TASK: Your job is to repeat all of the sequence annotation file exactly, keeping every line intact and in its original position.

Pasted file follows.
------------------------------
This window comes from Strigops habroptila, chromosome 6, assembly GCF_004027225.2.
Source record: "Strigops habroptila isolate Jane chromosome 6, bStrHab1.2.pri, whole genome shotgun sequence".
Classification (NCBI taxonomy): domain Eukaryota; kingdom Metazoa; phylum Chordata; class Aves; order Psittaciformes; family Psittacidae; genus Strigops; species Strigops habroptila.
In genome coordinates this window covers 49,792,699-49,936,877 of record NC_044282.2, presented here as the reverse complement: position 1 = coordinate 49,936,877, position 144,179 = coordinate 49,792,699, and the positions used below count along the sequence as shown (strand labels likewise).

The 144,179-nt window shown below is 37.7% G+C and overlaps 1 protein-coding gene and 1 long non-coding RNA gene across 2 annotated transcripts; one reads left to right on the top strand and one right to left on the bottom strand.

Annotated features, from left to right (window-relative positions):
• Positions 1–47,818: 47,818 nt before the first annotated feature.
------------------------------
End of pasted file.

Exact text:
This window comes from Strigops habroptila, chromosome 6, assembly GCF_004027225.2.
Source record: "Strigops habroptila isolate Jane chromosome 6, bStrHab1.2.pri, whole genome shotgun sequence".
Classification (NCBI taxonomy): domain Eukaryota; kingdom Metazoa; phylum Chordata; class Aves; order Psittaciformes; family Psittacidae; genus Strigops; species Strigops habroptila.
In genome coordinates this window covers 49,792,699-49,936,877 of record NC_044282.2, presented here as the reverse complement: position 1 = coordinate 49,936,877, position 144,179 = coordinate 49,792,699, and the positions used below count along the sequence as shown (strand labels likewise).

The 144,179-nt window shown below is 37.7% G+C and overlaps 1 protein-coding gene and 1 long non-coding RNA gene across 2 annotated transcripts; one reads left to right on the top strand and one right to left on the bottom strand.

Annotated features, from left to right (window-relative positions):
• Positions 1–47,818: 47,818 nt before the first annotated feature.